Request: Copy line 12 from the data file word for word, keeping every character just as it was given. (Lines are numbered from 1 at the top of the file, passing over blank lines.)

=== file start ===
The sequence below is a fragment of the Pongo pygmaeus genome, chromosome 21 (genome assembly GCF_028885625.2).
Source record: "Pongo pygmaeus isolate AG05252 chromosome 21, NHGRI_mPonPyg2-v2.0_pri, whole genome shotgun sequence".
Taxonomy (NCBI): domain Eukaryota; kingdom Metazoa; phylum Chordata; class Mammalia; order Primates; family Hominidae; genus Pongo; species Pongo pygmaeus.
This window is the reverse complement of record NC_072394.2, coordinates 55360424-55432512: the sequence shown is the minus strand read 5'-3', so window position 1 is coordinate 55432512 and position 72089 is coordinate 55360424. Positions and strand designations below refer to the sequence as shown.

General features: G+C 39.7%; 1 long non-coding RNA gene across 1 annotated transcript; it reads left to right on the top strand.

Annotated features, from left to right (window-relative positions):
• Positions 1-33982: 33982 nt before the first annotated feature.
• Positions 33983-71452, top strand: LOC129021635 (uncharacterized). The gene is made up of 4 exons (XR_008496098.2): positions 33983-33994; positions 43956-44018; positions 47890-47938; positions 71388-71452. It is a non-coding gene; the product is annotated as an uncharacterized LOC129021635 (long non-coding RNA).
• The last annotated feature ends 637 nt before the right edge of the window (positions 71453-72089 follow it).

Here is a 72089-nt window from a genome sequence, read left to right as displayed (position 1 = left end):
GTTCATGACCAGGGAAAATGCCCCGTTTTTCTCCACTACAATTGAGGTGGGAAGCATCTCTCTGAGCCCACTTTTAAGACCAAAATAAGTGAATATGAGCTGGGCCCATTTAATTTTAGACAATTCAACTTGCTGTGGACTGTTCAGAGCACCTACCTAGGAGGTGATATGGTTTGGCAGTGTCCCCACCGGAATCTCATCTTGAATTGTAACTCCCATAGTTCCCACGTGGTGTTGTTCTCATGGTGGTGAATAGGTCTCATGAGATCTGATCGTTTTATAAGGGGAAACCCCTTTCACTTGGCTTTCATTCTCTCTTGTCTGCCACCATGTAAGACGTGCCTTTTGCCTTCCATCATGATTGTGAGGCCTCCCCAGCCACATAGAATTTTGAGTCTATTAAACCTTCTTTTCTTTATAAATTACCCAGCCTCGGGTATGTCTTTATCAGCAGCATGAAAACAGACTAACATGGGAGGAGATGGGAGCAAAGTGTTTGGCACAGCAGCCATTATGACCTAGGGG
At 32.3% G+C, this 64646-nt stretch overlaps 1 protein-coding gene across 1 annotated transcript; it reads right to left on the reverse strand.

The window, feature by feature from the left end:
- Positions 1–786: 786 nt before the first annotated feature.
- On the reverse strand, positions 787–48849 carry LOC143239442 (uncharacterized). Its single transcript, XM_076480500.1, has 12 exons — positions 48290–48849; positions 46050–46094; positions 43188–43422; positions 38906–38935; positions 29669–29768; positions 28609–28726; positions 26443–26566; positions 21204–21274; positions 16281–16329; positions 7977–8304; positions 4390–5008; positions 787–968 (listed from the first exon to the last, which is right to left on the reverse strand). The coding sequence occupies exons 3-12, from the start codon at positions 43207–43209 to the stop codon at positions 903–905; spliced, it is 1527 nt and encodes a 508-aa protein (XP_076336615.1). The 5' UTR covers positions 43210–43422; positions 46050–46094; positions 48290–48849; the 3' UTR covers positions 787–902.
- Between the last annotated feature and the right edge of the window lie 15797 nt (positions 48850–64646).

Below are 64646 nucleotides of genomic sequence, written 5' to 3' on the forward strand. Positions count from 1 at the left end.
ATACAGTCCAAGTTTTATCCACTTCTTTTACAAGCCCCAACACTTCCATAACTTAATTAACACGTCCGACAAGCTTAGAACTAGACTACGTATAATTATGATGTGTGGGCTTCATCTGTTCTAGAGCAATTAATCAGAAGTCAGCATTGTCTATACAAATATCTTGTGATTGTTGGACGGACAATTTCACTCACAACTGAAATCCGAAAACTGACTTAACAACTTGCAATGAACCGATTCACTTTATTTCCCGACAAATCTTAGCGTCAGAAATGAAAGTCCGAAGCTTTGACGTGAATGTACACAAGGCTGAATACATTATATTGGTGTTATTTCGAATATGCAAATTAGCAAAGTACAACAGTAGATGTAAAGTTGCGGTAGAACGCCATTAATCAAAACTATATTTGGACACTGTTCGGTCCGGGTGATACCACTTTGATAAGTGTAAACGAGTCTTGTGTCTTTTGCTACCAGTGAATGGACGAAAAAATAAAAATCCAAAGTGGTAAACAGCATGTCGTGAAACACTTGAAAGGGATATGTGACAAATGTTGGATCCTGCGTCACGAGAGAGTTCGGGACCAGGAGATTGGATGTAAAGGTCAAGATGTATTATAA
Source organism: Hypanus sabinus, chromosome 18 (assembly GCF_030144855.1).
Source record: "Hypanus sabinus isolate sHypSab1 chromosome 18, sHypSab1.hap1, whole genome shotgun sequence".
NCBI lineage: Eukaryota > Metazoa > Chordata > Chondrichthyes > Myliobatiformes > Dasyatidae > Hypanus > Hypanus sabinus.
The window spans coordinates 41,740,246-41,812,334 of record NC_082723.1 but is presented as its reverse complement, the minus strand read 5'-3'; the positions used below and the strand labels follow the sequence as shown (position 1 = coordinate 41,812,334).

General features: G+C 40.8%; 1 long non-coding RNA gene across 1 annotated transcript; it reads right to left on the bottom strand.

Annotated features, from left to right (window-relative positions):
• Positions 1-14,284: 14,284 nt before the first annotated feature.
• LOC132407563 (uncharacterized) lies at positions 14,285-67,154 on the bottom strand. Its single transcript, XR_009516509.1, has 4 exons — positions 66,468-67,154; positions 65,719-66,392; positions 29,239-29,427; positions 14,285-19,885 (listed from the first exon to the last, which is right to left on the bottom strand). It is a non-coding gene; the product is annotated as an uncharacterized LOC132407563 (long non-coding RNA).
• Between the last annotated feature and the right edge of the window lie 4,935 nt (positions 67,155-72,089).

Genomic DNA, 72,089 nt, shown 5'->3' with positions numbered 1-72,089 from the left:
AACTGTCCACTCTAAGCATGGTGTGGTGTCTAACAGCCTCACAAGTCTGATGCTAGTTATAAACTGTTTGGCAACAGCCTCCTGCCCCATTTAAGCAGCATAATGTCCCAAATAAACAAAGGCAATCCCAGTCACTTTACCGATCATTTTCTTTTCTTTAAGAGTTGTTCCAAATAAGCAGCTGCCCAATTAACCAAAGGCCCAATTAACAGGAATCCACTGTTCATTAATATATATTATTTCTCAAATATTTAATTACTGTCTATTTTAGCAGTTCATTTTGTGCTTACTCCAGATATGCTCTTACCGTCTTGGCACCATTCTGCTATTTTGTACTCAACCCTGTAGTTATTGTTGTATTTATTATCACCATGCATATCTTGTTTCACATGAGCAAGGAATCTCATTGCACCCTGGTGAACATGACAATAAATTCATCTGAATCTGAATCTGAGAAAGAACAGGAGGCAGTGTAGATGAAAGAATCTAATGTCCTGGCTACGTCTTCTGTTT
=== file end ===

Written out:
At 32.3% G+C, this 64646-nt stretch overlaps 1 protein-coding gene across 1 annotated transcript; it reads right to left on the reverse strand.